With the Cluster network we have discussed a number of values and ways of working that we share. Many of us are working with very long-term trajectories, producing work that is slow with a commitment to following a process and seeing it through, which could be an artist’s process, or ongoing research. Many of us are working fairly intuitively in terms of timescales, looking for where the potential lies, and seeing where that takes you. We often build relationships and dialogues with artists that can continue beyond the timeframe of an exhibition or particular project, and artists also connect with one another through the spaces. So in this sense, a community starts to build around the spaces, particularly amongst the artists themselves. There’s a receptiveness to change, which is about listening, following, observing, and then figuring out where to go next, and you can see that very much in the work we do with the neighbourhood.

One of the differences in how we work as organisations, in comparison to more traditional institutional approaches, is that there’s more of a long-term commitment towards and investment in certain kinds of practices, ideas and relationships, rather than just bringing things in, showing them and moving on.

Andrea

So these are not product-oriented values.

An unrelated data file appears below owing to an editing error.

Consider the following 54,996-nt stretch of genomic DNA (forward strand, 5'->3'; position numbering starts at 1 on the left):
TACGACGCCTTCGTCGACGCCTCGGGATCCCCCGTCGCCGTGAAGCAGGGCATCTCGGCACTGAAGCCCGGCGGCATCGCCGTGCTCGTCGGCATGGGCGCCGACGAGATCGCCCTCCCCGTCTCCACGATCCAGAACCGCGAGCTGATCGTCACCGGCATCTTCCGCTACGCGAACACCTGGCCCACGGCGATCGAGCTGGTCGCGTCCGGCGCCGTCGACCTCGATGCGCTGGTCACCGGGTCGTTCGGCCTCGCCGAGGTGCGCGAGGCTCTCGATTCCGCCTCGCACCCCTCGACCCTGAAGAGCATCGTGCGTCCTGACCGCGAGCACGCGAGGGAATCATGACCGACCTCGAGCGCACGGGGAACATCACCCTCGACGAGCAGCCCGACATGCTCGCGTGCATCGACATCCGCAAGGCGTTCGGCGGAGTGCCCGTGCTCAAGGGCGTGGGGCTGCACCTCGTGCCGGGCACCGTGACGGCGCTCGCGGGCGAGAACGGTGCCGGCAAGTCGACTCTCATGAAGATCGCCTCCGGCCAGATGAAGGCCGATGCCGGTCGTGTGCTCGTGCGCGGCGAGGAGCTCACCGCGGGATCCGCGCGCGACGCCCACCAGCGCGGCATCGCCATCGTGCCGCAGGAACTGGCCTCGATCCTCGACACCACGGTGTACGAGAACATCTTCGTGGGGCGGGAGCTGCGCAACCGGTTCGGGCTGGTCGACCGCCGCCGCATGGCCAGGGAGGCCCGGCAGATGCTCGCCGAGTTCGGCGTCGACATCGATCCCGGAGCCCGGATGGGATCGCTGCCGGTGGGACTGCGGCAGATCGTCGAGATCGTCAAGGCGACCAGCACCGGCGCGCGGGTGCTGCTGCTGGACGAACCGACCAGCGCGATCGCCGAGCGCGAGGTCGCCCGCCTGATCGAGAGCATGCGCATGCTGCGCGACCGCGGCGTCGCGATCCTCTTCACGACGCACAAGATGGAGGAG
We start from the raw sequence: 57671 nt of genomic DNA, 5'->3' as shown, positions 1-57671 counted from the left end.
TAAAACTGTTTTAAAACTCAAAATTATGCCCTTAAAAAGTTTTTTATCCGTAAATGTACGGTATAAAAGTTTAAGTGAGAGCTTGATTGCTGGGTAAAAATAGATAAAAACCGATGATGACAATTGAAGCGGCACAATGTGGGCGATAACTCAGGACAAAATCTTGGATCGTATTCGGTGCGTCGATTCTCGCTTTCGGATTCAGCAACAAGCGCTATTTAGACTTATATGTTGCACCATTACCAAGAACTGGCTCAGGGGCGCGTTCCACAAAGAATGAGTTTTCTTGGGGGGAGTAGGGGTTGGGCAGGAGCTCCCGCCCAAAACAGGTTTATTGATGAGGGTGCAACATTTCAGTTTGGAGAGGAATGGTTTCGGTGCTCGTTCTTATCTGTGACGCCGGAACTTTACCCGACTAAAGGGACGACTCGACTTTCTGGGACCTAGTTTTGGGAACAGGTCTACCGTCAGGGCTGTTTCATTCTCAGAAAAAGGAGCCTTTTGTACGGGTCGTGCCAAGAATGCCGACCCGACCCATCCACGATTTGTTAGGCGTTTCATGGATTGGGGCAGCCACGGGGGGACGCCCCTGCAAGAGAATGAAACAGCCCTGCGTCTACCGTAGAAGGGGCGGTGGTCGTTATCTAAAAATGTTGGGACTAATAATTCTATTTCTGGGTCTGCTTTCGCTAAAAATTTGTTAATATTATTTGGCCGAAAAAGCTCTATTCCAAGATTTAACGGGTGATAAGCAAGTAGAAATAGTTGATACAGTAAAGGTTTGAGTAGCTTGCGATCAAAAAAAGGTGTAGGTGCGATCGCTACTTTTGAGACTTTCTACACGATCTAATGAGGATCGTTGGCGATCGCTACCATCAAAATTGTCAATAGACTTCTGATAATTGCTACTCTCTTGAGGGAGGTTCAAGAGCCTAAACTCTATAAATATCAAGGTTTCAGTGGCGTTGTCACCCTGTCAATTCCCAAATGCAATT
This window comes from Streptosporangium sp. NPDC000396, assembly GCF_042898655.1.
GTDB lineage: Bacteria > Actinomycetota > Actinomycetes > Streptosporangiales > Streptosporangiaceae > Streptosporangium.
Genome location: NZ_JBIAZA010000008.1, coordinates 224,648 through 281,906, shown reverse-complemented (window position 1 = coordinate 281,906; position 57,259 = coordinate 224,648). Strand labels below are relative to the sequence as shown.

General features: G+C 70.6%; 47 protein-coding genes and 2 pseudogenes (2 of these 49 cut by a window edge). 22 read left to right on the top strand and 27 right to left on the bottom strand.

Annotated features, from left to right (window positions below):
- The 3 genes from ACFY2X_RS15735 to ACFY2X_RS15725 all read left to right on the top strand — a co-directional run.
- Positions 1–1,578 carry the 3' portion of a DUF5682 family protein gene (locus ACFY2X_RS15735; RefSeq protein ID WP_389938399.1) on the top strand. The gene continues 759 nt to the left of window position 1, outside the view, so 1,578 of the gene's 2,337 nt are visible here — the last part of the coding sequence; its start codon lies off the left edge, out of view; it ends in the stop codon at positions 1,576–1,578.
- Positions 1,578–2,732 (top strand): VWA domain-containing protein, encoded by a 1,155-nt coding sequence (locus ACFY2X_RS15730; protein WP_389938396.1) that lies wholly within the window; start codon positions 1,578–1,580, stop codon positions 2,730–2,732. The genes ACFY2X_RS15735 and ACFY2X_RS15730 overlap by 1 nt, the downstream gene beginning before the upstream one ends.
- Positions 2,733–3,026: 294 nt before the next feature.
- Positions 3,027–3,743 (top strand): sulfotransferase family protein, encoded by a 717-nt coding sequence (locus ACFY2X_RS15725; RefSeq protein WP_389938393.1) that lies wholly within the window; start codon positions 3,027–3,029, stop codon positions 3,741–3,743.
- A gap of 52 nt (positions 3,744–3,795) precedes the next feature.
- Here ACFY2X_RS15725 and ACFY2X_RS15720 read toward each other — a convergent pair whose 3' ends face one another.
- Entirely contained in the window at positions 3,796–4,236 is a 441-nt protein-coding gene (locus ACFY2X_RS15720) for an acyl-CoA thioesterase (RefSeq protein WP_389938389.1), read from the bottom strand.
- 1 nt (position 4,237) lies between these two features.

Emily

I think one of the challenges with this way of working is that it’s sometimes difficult to see what we do. It’s very open-ended, sometimes there’s no end product or point of resolution.

Andrea

How do you negotiate that?

Emily

We have managed to build a strong following for the programme and a fairly clear understanding of what we do. The programme is very ideas-driven and often takes a critical approach, but we always try to make this accessible on many levels. The work can have politics, intellectual ideas and theories embedded within it, but our approach often combines forms of action and critical thinking, with a kind of playfulness, friendliness and warmth. For example, we often involve diverse kinds of collaboration in projects to really open up the scope of the work.

Andrea

How do you see your role at The Showroom?

Emily

I’m quite conscious that what I do more broadly is a form of organisation-building. As I mentioned before, one could see the organisation as a kind of project, in the sense that it is continually in development and in process. It is an enabler. We really try and allow artists time, for example, some of the projects have had two or three-year lead-ins. This is something that has remained a core focus of The Showroom since the early days, the principle of giving time and space to artists. This is difficult to sustain, and sometimes you feel like a buffer zone, absorbing a lot of pressures to protect this free space. However, we rarely have to compromise projects, and certainly never in relation to content.

Andrea

Can you say more about the buffer zone? You’re facing the funders in one way and at the same time you’re protecting artists, collaborators, your curatorial or ideological ethos. Is there sometimes misunderstanding between the two sides of the operation?

Emily

Again it’s about communication. I sometimes feel like I’m constantly switching registers and moving between different stakeholders; it’s a multitasking role, which I think many people in my position are doing. There are also moments when I’ve been awash with fundraising and not had any chance to look at what’s going on in the actual space.

Andrea

Another of your values is running a feminist organisation.

Emily